The Chinese wet market hypothesis for COVID origins was always a house of cards. Why? Because not surprisingly, the data used to make the link between COVID and the wet market was biased and incomplete.
On August 24, 2023, Virus Evolution stated that the role of the Huanan Seafood Wholesale Market (HSWM) regarding the SARS-CoV-2 outbreak remains unclear. “Unclear” is a convenient conclusion given the goal to “muddy the waters” of the Proximal Origins story. But if you actually read the article, author Jason D. Bloom states that there is no real link between SARS-CoV-2 & the wet market.
That’s because the SARS-Cov-2 virus was hatched in a lab.
You might think there is strong scientific evidence for the so-called zoonotic spillover “wet market” hypothesis, given that proponents of the theory drew a conclusion that the Huanan Seafood Market was the “epicenter” of the pandemic. However, the most important evidence relied on incomplete data from the World Health Organization. Personally, I think the idea of a wet market comes from the 2011 movie script Contagion.
In contradiction to the theory, Chinese scientists published papers reporting that some of the earliest identified human cases in December 2019 had no link to the Huanan Seafood Market. Despite the fact that not all the cases were linked to the Huanan market, by January 1, 2020, the Wuhan Health Commission made a link to the market a criterion for reporting the new disease.
Thus began a debate that continues to this day: Was the market an initial source of zoonotic infections from animals, or was it simply a superspreading site that amplified earlier human infections from another source other than the market?
Unfortunately, there was no attempt to trace earlier cases as part of a retrospective reporting effort that might have helped pinpoint the pandemic’s origins, writes Michael Balter in his Substack.
Meanwhile, initial reports from Chinese officials described patients associated with the Huanan Seafood Market with no evidence of significant human-to-human transmission. The implication was that the infections likely originated from a non-human source within the market. But by mid-to-late January 2020, it was clear that SARS-CoV-2 was spreading from human to human and had been for some time.
Despite this contradictive information, it was universally accepted there were human cases of SARS-CoV-2 at the Huanan Seafood Market in mid-December 2019 and that some animals susceptible to SARS-CoV-2 were sold at the market. By the way, claims that raccoon dogs might have been the intermediate host present at the market have largely collapsed upon closer analysis.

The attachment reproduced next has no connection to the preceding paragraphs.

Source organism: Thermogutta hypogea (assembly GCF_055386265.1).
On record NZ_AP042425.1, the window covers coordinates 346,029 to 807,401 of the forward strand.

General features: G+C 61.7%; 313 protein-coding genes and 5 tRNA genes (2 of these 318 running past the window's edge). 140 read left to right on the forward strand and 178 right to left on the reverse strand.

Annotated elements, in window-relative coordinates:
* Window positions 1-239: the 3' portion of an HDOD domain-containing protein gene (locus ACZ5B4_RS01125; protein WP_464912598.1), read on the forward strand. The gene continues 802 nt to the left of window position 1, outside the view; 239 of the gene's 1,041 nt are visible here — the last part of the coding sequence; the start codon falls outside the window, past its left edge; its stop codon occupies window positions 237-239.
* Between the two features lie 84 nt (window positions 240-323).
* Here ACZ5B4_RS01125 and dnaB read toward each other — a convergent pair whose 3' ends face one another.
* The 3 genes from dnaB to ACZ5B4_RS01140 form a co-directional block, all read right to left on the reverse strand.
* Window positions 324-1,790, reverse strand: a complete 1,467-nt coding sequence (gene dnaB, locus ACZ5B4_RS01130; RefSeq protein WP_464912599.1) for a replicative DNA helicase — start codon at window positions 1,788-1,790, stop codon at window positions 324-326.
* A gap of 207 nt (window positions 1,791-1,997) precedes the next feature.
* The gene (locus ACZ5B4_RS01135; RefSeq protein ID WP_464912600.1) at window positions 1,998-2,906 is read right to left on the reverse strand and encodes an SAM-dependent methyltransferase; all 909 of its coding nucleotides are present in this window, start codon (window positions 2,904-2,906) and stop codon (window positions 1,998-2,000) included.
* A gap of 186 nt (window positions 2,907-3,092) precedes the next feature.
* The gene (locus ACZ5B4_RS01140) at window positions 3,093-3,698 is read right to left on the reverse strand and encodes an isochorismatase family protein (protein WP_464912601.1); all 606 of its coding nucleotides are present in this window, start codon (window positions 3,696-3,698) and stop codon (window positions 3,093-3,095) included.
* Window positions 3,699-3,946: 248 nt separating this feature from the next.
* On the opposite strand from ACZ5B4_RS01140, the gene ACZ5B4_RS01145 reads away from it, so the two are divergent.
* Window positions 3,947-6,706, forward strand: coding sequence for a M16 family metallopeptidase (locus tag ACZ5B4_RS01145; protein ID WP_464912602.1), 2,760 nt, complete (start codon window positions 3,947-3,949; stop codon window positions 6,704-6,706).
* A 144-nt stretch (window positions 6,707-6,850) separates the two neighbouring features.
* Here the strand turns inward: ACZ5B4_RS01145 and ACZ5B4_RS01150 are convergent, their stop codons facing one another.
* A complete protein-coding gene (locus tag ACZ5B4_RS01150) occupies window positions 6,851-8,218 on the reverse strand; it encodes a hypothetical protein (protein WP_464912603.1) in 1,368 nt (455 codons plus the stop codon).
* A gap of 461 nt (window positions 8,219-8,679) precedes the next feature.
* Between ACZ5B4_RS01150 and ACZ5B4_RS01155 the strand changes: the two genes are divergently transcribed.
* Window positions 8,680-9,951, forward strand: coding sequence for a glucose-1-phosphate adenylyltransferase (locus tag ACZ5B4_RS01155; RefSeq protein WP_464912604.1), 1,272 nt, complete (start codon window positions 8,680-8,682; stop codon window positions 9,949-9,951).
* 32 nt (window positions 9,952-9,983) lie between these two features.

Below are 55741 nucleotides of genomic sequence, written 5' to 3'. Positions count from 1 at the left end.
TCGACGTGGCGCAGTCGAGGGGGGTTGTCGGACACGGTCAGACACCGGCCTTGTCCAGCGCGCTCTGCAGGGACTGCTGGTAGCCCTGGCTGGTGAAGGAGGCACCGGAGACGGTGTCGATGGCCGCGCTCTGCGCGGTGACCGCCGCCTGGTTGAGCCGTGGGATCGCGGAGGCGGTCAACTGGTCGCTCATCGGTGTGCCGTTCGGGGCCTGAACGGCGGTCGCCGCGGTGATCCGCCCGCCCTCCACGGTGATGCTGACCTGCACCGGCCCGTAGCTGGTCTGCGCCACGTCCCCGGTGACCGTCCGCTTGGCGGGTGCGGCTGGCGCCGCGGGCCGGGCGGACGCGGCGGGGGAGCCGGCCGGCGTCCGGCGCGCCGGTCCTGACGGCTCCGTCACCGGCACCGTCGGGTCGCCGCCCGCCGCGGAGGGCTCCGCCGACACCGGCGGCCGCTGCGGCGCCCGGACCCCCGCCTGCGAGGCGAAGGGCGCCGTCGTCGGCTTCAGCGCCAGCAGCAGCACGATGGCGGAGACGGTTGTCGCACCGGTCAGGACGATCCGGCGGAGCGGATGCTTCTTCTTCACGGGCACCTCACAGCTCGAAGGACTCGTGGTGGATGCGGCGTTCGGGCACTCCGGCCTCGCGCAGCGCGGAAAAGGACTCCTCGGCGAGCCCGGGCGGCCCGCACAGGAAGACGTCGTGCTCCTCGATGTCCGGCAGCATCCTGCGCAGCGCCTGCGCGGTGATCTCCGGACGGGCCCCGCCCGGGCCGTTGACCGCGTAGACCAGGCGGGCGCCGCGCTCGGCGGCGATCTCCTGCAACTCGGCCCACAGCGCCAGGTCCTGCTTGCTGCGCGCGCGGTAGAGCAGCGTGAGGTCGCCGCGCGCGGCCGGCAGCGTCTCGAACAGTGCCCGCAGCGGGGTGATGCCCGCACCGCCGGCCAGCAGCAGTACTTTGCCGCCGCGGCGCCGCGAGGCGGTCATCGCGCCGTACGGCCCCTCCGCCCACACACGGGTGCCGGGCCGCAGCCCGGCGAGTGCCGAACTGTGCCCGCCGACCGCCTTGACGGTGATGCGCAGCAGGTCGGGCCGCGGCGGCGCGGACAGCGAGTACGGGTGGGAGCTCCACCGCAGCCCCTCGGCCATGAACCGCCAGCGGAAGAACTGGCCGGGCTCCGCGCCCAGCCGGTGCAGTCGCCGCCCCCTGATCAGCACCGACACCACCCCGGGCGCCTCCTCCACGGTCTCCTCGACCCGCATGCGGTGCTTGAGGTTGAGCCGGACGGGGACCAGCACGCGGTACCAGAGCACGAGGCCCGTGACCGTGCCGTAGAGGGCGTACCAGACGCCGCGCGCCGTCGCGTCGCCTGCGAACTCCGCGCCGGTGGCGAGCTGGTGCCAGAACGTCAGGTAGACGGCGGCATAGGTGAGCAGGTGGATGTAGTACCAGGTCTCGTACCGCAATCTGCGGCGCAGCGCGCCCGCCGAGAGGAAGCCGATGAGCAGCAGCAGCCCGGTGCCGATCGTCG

While stories around Patient Zero are always fuzzy, the first fatal human case supposedly had continuous exposure to the market and was admitted to the hospital because of a 7-day history of fever, cough, and dyspnoea. Five days after the illness onset, his wife, a 53-year-old woman who had no known history of exposure to the market, also presented with pneumonia and was hospitalized in the isolation ward. Initially, patients presented with fever, dry cough, dyspnoea, and bilateral ground-glass lung opacities on chest CT scans. In other reports, it was stated that the first human infections with SARS-CoV-2 in Wuhan probably occurred no later than November 2019. Recall that initial cases in China were described as Pneumonia of Unknown Etiology (PUE), which would also mean the outbreak had nothing to do with the wet market.
The WHO however reported that “most of the unexplained viral pneumonia cases in Wuhan had a history of exposure to the South China seafood market, and that “no clear evidence of human-to-human transmission has been found.”
Strange contradictions. Think muddied waters.
Meanwhile, Balter points out that any biases in the data here would have also been exacerbated by the fact that simultaneous with the COVID-19 outbreak was an unusually active winter flu season.
Mismosh Of Genetic Material Contain Little or No SARS-CoV-2 Reads